Sen. Elizabeth Warren reprimanded a witness in harshly personal terms Tuesday during a committee hearing, accusing the former regulator of bearing responsibility for the financial crisis and telling him that he had no standing to testify as an expert.

"I am surprised that my Republican colleagues would choose a witness who might have one of the worst track records in history on this issue," Warren said to the witness, Leonard Chanin.

The Massachusetts Democrat, who became known in Washington for confrontational questioning of regulators as part of a financial crisis inquiry, was unusually blunt in Tuesday's hearing, which was called by the Republican majority to examine the costs of overregulation of consumer finance.

Warren began her line of questioning by stating that, as a consumer regulator at the Federal Reserve before the crisis, Chanin had the authority to regulate subprime mortgages and failed. "You did essentially nothing. Your failure had devastating consequences," Warren said.

"Given your track record at the Fed, why should anyone take you seriously now?" she asked Chanin.

When he responded that there was no hard data at the time to suggest that the subprime crisis was brewing, Warren exclaimed, "Did you have your eyes stitched closed?"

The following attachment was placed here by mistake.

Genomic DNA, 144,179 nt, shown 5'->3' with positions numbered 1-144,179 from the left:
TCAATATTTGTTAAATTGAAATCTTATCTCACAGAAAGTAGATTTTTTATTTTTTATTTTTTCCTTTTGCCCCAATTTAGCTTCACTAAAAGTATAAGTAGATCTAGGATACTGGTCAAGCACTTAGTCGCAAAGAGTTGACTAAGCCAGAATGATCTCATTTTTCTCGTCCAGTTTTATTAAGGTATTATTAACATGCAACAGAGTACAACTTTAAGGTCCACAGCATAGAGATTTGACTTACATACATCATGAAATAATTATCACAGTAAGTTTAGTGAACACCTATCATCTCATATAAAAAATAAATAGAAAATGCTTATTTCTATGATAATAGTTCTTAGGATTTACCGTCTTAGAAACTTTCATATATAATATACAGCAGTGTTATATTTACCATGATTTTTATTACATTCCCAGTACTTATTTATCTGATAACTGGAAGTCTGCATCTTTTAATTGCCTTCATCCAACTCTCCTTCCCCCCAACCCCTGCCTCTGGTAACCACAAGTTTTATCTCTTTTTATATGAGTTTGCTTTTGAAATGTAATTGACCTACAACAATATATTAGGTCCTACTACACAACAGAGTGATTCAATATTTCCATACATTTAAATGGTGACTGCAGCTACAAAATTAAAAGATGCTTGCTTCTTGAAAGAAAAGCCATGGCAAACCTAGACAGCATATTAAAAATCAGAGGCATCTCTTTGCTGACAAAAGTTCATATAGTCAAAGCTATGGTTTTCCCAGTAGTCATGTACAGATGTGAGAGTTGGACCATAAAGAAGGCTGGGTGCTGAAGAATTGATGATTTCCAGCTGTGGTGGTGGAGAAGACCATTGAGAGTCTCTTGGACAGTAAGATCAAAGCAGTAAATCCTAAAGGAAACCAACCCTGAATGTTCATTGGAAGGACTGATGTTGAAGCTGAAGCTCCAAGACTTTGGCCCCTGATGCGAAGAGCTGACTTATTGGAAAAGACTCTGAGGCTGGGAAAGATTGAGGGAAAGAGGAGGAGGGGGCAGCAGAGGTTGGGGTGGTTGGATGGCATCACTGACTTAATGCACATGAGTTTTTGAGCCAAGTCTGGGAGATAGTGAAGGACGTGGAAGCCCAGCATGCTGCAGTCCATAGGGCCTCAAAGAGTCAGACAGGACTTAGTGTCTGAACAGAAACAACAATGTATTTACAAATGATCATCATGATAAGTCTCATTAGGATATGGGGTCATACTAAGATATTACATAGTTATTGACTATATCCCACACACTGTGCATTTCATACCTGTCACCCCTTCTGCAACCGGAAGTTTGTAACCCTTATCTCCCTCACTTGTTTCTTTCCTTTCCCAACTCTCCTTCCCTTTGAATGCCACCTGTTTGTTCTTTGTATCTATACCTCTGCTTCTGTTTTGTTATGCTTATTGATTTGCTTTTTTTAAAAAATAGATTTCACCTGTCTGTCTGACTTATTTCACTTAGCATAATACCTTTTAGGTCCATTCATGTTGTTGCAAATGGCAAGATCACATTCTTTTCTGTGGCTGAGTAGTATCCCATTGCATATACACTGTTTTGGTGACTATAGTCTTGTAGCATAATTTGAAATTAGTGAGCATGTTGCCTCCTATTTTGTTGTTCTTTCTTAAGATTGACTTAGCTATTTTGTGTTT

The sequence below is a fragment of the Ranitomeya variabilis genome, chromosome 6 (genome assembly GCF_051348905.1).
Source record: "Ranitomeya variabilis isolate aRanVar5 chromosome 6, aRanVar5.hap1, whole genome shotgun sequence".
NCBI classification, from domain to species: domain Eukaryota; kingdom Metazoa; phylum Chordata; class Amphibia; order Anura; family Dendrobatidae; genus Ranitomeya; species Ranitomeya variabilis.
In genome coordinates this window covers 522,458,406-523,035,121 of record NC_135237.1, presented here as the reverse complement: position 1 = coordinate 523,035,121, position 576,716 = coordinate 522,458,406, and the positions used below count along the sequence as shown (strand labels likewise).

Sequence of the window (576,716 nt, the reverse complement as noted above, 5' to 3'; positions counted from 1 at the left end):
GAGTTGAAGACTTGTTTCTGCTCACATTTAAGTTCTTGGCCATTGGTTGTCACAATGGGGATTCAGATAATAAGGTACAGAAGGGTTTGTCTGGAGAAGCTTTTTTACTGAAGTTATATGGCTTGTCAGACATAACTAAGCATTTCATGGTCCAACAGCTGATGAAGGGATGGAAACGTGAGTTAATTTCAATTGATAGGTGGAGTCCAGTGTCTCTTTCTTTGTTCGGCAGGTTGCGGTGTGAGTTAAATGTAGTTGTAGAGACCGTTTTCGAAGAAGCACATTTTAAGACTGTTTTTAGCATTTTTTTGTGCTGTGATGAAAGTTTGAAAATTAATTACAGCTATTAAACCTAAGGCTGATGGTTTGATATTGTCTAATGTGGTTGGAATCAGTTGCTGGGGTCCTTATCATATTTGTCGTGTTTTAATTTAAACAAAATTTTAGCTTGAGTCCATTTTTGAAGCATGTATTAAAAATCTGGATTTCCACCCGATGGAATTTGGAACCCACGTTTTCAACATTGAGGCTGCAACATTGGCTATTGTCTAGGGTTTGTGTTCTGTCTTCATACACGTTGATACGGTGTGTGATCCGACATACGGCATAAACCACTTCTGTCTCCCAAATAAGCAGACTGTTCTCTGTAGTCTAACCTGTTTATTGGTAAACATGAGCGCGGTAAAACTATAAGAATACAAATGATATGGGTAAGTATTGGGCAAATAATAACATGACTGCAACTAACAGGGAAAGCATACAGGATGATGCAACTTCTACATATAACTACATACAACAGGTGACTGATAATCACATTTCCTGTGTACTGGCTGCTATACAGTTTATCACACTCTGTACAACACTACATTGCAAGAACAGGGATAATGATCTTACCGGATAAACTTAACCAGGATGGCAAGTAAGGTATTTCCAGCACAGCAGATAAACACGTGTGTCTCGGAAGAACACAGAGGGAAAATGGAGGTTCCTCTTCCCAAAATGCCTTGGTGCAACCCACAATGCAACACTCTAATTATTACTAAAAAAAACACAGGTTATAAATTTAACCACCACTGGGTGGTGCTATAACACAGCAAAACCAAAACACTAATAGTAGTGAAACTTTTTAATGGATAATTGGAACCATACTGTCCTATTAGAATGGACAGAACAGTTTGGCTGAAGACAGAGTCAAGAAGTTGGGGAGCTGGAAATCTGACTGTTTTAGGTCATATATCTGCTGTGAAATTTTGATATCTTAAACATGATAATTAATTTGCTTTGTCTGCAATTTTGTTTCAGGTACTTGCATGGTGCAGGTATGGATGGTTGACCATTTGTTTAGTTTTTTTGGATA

She went on to accuse Chanin, who now works at the law firm of Morrison & Foerster, of walking through the revolving door after he left government. Before joining the private sector, Chanin headed the rulemaking team at the Consumer Financial Protection Bureau, the new agency conceived by Warren when she was a Harvard law professor, instituted by the 2010 Dodd-Frank financial reform law, and set up by Warren under an appointment by President Obama.

Warren told Chanin that he was brought in to the consumer bureau, despite misgivings about his tenure at the Fed, because he was the only one who understood the existing rules on consumer financial protections.

"You claimed that you had learned from your failure, but I see today that's obviously not the case," she said.